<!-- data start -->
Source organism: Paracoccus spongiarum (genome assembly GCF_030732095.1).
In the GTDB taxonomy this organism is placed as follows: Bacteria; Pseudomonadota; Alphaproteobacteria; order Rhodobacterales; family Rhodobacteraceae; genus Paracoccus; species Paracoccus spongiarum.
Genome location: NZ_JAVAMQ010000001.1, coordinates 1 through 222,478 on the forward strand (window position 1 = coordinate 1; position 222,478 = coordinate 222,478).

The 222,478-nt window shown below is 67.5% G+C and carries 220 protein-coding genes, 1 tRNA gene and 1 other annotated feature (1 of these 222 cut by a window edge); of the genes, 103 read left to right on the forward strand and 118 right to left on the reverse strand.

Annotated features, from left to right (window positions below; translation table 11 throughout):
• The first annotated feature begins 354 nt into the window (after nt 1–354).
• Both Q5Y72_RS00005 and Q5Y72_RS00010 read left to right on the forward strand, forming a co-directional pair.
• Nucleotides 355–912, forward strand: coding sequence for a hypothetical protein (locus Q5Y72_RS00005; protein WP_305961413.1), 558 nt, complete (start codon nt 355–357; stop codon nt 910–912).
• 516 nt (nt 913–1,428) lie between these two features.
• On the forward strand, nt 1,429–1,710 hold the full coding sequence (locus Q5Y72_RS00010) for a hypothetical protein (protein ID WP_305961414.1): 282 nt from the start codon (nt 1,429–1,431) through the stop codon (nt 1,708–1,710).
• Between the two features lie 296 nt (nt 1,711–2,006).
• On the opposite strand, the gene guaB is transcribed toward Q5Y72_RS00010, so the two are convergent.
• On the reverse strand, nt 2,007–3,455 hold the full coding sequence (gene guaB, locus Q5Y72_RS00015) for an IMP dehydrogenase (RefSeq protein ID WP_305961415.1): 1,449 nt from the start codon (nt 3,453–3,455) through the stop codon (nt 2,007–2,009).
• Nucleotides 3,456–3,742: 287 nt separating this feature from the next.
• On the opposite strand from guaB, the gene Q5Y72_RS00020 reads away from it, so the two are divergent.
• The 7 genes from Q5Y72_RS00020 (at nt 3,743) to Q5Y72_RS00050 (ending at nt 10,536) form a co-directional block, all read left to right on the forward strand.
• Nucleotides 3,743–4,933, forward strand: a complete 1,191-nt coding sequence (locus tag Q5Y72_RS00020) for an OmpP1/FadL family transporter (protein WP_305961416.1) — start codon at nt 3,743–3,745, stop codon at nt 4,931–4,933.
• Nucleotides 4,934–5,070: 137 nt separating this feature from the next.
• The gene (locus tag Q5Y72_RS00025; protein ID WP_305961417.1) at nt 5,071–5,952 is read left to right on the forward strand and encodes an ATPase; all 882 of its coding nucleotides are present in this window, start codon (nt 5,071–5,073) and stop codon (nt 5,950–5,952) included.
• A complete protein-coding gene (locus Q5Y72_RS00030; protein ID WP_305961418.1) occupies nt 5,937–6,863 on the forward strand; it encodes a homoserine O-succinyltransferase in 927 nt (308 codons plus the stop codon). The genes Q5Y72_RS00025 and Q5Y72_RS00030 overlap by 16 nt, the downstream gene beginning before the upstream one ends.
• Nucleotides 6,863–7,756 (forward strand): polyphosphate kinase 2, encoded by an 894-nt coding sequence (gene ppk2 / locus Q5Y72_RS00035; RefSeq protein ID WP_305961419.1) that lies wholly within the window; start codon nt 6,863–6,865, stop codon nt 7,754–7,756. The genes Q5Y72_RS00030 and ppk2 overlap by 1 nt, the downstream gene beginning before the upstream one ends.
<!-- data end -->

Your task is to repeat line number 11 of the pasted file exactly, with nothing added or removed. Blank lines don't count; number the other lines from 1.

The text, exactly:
• Between the two features lie 296 nt (nt 1,711–2,006).